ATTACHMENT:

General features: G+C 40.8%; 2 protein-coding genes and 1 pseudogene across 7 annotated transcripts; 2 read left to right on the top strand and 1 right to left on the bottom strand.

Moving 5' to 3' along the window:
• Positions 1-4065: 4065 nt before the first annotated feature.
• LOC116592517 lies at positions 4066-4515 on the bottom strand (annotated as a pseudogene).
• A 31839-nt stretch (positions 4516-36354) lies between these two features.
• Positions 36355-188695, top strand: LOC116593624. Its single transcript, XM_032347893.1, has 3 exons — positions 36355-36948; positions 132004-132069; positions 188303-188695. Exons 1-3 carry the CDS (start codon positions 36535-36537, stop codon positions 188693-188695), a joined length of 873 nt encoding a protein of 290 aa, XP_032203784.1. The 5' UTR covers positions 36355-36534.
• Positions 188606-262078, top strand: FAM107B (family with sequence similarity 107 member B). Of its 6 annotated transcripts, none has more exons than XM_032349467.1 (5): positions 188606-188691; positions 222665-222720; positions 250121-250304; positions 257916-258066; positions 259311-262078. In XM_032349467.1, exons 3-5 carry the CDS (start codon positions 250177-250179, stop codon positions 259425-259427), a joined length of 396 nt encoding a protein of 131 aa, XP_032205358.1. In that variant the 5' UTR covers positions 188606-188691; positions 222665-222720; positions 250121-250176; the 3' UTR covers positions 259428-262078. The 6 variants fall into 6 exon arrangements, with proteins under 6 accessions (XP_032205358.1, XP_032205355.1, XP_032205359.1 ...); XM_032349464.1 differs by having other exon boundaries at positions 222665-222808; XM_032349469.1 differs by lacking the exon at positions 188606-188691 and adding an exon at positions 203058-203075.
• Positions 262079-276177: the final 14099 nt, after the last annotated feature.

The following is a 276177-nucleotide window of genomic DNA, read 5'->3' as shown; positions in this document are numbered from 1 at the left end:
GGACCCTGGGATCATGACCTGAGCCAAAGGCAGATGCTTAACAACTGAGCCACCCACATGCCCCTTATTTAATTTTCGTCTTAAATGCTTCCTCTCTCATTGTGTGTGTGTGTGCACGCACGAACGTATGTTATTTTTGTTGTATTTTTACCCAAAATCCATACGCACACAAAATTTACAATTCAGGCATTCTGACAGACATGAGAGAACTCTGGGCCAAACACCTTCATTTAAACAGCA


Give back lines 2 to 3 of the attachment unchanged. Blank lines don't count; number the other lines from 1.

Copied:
Moving 5' to 3' along the window:
• Positions 1-4065: 4065 nt before the first annotated feature.